Archives: May 2016

[PRESS RELEASE] The BOS Foundation to Release Five More Orangutans in East Kalimantan

May 27, 2016. Posted in Article

To mark its 25th anniversary and commemorate World Environment Day, which falls annually on June 5, the BOS Foundation will soon release five orangutans to the Kehje Sewen Forest.

Samboja, East Kalimantan, May 27, 2016. The BOS Foundation, in collaboration with the East Kalimantan Natural Resources Conservation Agency (BKSDA), is preparing to release five orangutans from the BOSF Samboja Lestari East Kalimantan Orangutan Reintroduction Program to the Kehje Sewen Forest, located in East Kutai and Kutai Kertanegara Regencies.

With the release of these five, the total number of orangutans released to the Kehje Sewen Forest by the BOS Foundation will reach 45 (with 40 previously released between 2012- 2015).

The three males and two females will be transported overland from the Samboja Lestari Centre to Muara Wahau, the sub-regent capital of East Kutai Regency. The journey will take about 12 hours, with the team making pit stops every two hours to check the orangutans. From Muara Wahau, the trip will take another five hours to reach a point which is located about 200 metres from the Telen River at the edge of the Kehje Sewen Forest, where land vehicles can go no further. The transport cages will then be carefully carried to the riverbank and loaded onto a small boat called a ‘ces, which will take us across the river. The cages will then be loaded onto 4×4 vehicles for the last leg of the journey to the designated release points in the Kehje Sewen Forest.

Drh. Agus Irwanto, Program Manager at Samboja Lestari: “We at Samboja Lestari are delighted to release more of our rehabilitated orangutans. These five orangutans, named Angely, Gadis, Kenji, Hope and Raymond, will soon be given back their freedom in the Kehje Sewen Forest. They have completed the rehabilitation process; some have been here for nine years. They all are ready to live in the wild, following the other 40 previously released orangutans, and we all hope they can generate a new wild population in the forest.”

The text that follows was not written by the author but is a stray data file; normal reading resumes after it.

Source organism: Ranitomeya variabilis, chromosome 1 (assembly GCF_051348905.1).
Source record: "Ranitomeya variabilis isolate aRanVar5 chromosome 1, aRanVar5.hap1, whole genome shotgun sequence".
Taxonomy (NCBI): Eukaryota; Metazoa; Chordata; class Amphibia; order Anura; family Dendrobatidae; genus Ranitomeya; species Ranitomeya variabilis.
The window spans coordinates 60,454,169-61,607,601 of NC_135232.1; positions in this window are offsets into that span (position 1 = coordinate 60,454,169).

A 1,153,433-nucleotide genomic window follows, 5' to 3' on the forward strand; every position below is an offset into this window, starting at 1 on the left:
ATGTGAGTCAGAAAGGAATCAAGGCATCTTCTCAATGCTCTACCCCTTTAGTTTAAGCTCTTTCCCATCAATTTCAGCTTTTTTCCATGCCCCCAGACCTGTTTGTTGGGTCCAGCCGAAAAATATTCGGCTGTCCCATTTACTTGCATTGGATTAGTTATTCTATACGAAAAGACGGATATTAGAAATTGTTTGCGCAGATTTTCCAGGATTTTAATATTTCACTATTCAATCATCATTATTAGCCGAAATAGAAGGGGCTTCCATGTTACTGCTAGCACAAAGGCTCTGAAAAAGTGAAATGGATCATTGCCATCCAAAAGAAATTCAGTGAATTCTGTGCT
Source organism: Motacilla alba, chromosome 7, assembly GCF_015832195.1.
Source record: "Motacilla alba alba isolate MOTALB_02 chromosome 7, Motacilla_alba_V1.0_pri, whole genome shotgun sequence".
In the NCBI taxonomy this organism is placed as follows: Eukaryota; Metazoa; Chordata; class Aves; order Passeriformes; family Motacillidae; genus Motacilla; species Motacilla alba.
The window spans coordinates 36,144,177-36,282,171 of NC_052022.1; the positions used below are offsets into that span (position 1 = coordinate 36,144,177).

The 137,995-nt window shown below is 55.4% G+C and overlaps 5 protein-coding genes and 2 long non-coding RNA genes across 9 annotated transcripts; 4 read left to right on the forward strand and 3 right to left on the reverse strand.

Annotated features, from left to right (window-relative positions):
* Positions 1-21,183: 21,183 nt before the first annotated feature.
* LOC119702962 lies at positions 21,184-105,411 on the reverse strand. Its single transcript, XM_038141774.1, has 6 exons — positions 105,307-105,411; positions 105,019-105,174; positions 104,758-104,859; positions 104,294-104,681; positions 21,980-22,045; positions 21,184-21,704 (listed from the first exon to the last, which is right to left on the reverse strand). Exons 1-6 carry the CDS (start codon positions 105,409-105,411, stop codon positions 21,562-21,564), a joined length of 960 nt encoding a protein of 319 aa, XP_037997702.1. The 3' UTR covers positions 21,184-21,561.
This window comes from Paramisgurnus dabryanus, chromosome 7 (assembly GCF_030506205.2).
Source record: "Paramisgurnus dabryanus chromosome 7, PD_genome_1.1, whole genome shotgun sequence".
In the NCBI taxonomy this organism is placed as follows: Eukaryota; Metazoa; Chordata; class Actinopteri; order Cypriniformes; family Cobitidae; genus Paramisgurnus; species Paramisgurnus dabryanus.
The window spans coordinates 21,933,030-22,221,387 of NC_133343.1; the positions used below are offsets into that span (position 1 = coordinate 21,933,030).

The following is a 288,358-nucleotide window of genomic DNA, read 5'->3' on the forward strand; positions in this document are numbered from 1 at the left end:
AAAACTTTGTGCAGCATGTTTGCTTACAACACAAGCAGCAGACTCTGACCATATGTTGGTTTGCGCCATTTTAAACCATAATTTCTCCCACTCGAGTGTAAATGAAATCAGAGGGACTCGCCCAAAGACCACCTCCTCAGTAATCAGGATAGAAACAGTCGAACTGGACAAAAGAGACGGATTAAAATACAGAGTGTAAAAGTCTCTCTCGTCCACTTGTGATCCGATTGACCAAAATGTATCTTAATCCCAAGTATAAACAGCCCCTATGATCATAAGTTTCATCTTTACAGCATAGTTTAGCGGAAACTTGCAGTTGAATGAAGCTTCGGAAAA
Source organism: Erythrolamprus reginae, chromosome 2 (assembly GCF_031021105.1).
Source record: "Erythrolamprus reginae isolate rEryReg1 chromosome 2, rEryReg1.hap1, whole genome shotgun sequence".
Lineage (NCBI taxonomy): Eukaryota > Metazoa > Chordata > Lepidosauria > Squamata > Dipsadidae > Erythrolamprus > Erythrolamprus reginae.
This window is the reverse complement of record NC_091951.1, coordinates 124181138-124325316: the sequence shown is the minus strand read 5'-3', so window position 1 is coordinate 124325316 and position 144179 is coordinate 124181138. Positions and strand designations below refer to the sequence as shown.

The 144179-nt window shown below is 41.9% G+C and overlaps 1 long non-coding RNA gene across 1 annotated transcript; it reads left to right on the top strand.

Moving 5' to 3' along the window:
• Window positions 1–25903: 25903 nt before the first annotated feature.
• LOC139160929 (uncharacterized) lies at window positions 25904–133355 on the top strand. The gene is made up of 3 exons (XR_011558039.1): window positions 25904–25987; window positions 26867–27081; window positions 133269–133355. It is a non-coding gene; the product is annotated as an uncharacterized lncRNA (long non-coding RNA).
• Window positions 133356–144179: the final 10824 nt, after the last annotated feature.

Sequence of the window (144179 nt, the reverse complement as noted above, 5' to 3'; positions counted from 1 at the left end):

Kehje Sewen is a 86,450 hectare rainforest in East Kalimantan managed as an Ecosystem Restoration Concession (ERC) by PT RHOI (Restorasi Habitat Orangutan Indonesia). The BOS Foundation purchased this ERC in 2010, specifically to enable us to release rehabilitated orangutans.

Dr. Aldrianto Priadjati, Director of Forest Conservation for RHOI warmly welcomes the event: “Our job is to make sure all rehabilitated orangutans are ready for release, and that after release they thrive and adapt well to their new environment. Our highly dedicated team conducts post-release monitoring on a daily basis in the forest. We are also currently working on obtaining more forest areas to be used for future releases in the Kehje Sewen Forest, and other forests in East and Central Kalimantan. We expect optimum support from all stakeholders to realize this, for we still have hundreds of orangutans waiting to be released.”

Head of the East Kalimantan Natural Resources Conservation Agency (BKSDA), Ir. Sunandar Trigunajasa N., said, “The release of orangutans by the BOS Foundation is a truly wonderful thing, for animal and habitat conservation is our collective responsibility. Orangutans are protected by law, and we should always put this into perspective when developing land in our province. Let’s concentrate our collective effort on supporting the conservation of our rich, natural resources.”

Dr. Ir. Jamartin Sihite, CEO of the BOS Foundation, said, “Last year our program faced a very serious threat. More than 150 hectares of forest surrounding Samboja Lestari was destroyed by fire. There is nowhere in East Kalimantan capable of accommodating our 200 orangutans, should we need to evacuate them all. We need participation from everyone to make sure this will not happen again. The East Kalimantan BKSDA and other authorities have been generously supporting our efforts, nevertheless we still need much firmer law enforcement to help protect orangutans and their habitat in East Kalimantan.”

This release is only made possible with cooperation between the BOS Foundation and the East Kalimantan BKSDA, the Provincial Government of East Kalimantan, the local government of East Kutai and Kutai Kartanegara regencies, and the local residents of said regencies. The BOS Foundation is extremely grateful for the moral and financial support provided by BOS Switzerland, PT Total E&P Indonesia, PT Pupuk Kaltim, individual donors, and other partners and organizations from around the world concerned with orangutan conservation in Indonesia.

Contact:

Paulina Laurensia

Communications Specialist

Email: pauline@orangutan.or.id

Suwardi

Communications Staff Samboja Lestari

Email: ardy@orangutan.or.id